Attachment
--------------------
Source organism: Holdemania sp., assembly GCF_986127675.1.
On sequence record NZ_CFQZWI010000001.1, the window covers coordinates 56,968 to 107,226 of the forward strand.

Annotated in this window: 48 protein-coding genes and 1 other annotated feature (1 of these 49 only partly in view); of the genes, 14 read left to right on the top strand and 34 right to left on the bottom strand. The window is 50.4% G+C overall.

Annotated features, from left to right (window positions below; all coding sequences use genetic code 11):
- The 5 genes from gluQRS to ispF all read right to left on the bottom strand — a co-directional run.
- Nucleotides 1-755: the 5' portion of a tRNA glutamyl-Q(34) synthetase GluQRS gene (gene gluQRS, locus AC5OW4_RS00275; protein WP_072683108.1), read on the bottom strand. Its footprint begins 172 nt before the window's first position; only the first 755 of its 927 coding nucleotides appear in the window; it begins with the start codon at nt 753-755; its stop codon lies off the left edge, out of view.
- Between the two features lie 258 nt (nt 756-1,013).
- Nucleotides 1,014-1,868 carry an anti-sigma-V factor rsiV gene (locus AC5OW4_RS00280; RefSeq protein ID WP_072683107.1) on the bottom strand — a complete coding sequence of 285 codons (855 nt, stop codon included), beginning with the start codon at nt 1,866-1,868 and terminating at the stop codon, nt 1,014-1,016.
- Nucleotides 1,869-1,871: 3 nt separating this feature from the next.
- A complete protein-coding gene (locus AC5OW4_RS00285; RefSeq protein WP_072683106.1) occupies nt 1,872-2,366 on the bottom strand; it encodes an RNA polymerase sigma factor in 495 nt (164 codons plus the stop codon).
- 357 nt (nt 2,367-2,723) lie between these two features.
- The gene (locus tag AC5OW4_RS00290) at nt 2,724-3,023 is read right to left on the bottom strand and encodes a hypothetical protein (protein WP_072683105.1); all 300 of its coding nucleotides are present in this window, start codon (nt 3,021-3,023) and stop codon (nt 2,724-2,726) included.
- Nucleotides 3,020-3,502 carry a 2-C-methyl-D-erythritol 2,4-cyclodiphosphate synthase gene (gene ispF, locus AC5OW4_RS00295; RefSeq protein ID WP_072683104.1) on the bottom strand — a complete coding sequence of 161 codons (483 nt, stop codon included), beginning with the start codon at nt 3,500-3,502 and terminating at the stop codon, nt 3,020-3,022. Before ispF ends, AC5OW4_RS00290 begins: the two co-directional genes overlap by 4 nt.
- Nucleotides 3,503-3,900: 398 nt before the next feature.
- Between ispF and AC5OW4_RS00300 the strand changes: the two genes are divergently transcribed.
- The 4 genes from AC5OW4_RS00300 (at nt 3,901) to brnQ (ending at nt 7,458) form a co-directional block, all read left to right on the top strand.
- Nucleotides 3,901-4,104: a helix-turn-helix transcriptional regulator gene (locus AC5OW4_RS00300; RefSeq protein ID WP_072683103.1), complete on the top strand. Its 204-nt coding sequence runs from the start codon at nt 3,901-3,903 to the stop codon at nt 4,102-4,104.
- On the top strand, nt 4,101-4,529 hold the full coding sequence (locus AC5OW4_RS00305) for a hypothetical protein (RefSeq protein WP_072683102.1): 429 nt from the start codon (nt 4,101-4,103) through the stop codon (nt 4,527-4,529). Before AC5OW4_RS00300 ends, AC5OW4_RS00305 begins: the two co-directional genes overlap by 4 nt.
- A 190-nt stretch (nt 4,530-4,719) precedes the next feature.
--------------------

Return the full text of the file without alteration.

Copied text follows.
Source organism: Holdemania sp., assembly GCF_986127675.1.
On sequence record NZ_CFQZWI010000001.1, the window covers coordinates 56,968 to 107,226 of the forward strand.

Annotated in this window: 48 protein-coding genes and 1 other annotated feature (1 of these 49 only partly in view); of the genes, 14 read left to right on the top strand and 34 right to left on the bottom strand. The window is 50.4% G+C overall.

Annotated features, from left to right (window positions below; all coding sequences use genetic code 11):
- The 5 genes from gluQRS to ispF all read right to left on the bottom strand — a co-directional run.
- Nucleotides 1-755: the 5' portion of a tRNA glutamyl-Q(34) synthetase GluQRS gene (gene gluQRS, locus AC5OW4_RS00275; protein WP_072683108.1), read on the bottom strand. Its footprint begins 172 nt before the window's first position; only the first 755 of its 927 coding nucleotides appear in the window; it begins with the start codon at nt 753-755; its stop codon lies off the left edge, out of view.
- Between the two features lie 258 nt (nt 756-1,013).
- Nucleotides 1,014-1,868 carry an anti-sigma-V factor rsiV gene (locus AC5OW4_RS00280; RefSeq protein ID WP_072683107.1) on the bottom strand — a complete coding sequence of 285 codons (855 nt, stop codon included), beginning with the start codon at nt 1,866-1,868 and terminating at the stop codon, nt 1,014-1,016.
- Nucleotides 1,869-1,871: 3 nt separating this feature from the next.
- A complete protein-coding gene (locus AC5OW4_RS00285; RefSeq protein WP_072683106.1) occupies nt 1,872-2,366 on the bottom strand; it encodes an RNA polymerase sigma factor in 495 nt (164 codons plus the stop codon).
- 357 nt (nt 2,367-2,723) lie between these two features.
- The gene (locus tag AC5OW4_RS00290) at nt 2,724-3,023 is read right to left on the bottom strand and encodes a hypothetical protein (protein WP_072683105.1); all 300 of its coding nucleotides are present in this window, start codon (nt 3,021-3,023) and stop codon (nt 2,724-2,726) included.
- Nucleotides 3,020-3,502 carry a 2-C-methyl-D-erythritol 2,4-cyclodiphosphate synthase gene (gene ispF, locus AC5OW4_RS00295; RefSeq protein ID WP_072683104.1) on the bottom strand — a complete coding sequence of 161 codons (483 nt, stop codon included), beginning with the start codon at nt 3,500-3,502 and terminating at the stop codon, nt 3,020-3,022. Before ispF ends, AC5OW4_RS00290 begins: the two co-directional genes overlap by 4 nt.
- Nucleotides 3,503-3,900: 398 nt before the next feature.
- Between ispF and AC5OW4_RS00300 the strand changes: the two genes are divergently transcribed.
- The 4 genes from AC5OW4_RS00300 (at nt 3,901) to brnQ (ending at nt 7,458) form a co-directional block, all read left to right on the top strand.
- Nucleotides 3,901-4,104: a helix-turn-helix transcriptional regulator gene (locus AC5OW4_RS00300; RefSeq protein ID WP_072683103.1), complete on the top strand. Its 204-nt coding sequence runs from the start codon at nt 3,901-3,903 to the stop codon at nt 4,102-4,104.
- On the top strand, nt 4,101-4,529 hold the full coding sequence (locus AC5OW4_RS00305) for a hypothetical protein (RefSeq protein WP_072683102.1): 429 nt from the start codon (nt 4,101-4,103) through the stop codon (nt 4,527-4,529). Before AC5OW4_RS00300 ends, AC5OW4_RS00305 begins: the two co-directional genes overlap by 4 nt.
- A 190-nt stretch (nt 4,530-4,719) precedes the next feature.